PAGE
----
Chinese Motorcycle Industry News
Chinese motorcycle products are improving at a decent rate to almost universal acclaim. For many years China was renowned for manufacturing cheap “throw away” powered 2 wheelers for third world countries, it seems that now this has all changed.
Chinese industry analyst and historian Winston Guo remembers “it was the philosophy of Chinese manufacturers to make money FAST! Quick bucks were what they were all about and they had sales networks in the markets to do that.
“This business model was not the negative experience that it suggests, as affordable motorcycles allowed impoverished workers/ land owners in developing nations to become mechanized thus enabling them to increase their productivity. These countries also had a DIY attitude to their bikes which meant that the after-sales supply chain wasn’t as important as it would be with developed countries.”
One of the main reasons for China’s kick-up-the-bum quality wise is the introduction of Indian brands on traditionally safe Chinese markets, particularly those in Latin America.
ChinaMotor Magazine’s Latin American correspondent Marco Tasca informs “the Indian industry is capitalizing on the groundwork originally laid down by the Chinese. It was Chinese motorcycles that first enabled agricultural workers to mechanize and extend their profit margins, now with a bit of extra disposable income the same people who created China’s mini-monopoly are helping to destroy it by opting to buy 2-wheelers with a step-up in quality, namely Indian brands. Indian brands are still more expensive than Chinese brands but have a reputation for better quality.
“Not as good as the Japanese, but better than the Chinese. It also helps that India does not go in for universal rebranding of their products with brands such as Hero, Bajaj and TSV becoming renowned for their professionalism and value for money. This has caused the Chinese to rethink their strategies and improve quality as well as up-grade their after-market philosophy and at the moment they regaining the ground that they had once lost.”
Another big reason for China’s industry rethink has been the downturn of its domestic market. The Chinese government has banned the use of motorcycles (but not electric scooters and bicycles) in almost all of China’s urban centers (the notable exception being Chongqing). This has naturally led to a huge drop in domestic sales (the drop numbering in the millions) and has caused many companies to restructure their campaigns to foreign shores.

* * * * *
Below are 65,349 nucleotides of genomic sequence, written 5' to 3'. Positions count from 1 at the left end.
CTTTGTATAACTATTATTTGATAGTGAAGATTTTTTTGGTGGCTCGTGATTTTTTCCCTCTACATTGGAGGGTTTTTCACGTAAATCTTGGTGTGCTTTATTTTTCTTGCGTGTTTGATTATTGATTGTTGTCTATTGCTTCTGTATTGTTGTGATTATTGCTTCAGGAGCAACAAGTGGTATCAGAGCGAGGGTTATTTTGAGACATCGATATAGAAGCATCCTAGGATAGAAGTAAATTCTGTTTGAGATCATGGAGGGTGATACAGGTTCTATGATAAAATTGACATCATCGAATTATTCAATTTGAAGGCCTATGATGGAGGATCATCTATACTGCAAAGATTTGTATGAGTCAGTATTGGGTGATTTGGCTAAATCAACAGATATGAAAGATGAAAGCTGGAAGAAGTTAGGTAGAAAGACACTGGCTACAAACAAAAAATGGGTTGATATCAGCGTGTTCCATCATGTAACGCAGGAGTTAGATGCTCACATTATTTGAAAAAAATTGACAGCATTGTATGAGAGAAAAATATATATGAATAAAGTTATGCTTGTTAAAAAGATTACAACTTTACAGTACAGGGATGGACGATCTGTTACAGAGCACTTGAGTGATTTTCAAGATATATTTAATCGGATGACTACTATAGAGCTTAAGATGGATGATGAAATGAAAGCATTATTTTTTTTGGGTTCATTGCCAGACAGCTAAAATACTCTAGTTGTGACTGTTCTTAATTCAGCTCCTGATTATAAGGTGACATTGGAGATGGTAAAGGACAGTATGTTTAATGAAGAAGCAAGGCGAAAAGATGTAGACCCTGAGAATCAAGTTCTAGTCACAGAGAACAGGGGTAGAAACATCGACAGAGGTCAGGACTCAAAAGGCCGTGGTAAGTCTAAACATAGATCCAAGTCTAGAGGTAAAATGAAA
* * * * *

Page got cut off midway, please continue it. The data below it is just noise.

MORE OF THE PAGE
This big move to increase export has encouraged Chinese manufacturers (especially the big Chongqing companies) to enter markets that they would once have not paid much interest to; of course this has meant that they have had to spend money on research and development and design.
Chinese motorcycles are already gaining plaudits on western markets, with Britain’s Llexeter (vendor of the Lexmoto, Sinnis and Pulse brands) having just been voted “Scooter franchise of the year” in the UK.
Daniel Frost told us “10 years ago they would have laughed at the suggestion of a Chinese brand being competitive against its European and Japanese rivals. 5 years ago they could feel that times were changing and many forecasted a change of dominance in the industry. This year Lexmoto became the first Chinese bike brand to take the Scooter Franchise of the year award.”
Frank White is the CEO of American motorcycle company ATK. ATK motorcycles were founded in the early 1980’s and have enjoyed a reputation for quality and style since then and they have retained close ties with Chinese companies.
Frank White says “I am aware of the problems facing Chinese motorcycle companies wishing to compete on the American market and have devised a solution. First of all it is important to state that America is now ready for commuter bikes from China where as in the past it has not been due to quality issues. There is a large generation of young people growing up who will have no loyalty to American or Japanese brands and Chinese motorcycles now have enough quality to compete with other brands on the American market.
“What Chinese companies need is someone that understands what needs to be done in the USA to succeed, that’s where we at ATK come in. We have first-class production facilities and an extensive dealer network that would entertain these new quality motorcycles. The initial plan would be for the Chinese company to send us what we are terming ‘3rd generation’ bike parts (the improved products now available) for them to be assembled in the USA, these bikes would legitimately be ‘made in the USA’ motorcycles. Our experts would construct them and get them tested by DOT and EPA so they can be registered for the roads here. Then we will organize the sale of these bikes through American dealerships thus introducing the Chinese brand onto the market.”
One of the biggest blockages to Chinese motorcycle quality development has been the lack of brand awareness due to rebranding; this has also started to change. One of China’s most forward thinking motorcycle manufacturers is CF Moto, producer of the first Chinese bike to run at any level in the Isle of Man TT.
CF Moto now refuses to rebrand in certain countries, instead building their reputation as leaders in technological development under their own brand name. CF Moto dedicates 25 percent of its 1300-strong work force to progressive research and development, a model that’s being followed by other Chinese manufacturers in an effort to maintain parity in the export market. The crowning result of CF Moto’s efforts is the CFMoto 650 NK street motorcycle, which has received rave reviews in global motorcycle publications.
Chinese motorcycles cannot yet be compared in quality to their European and Japanese cousins; they do now, however, provide exceptional value for money and are making great leaps to improve their quality and reputation.
Report by ChinaMotor Magazine’s David McMullan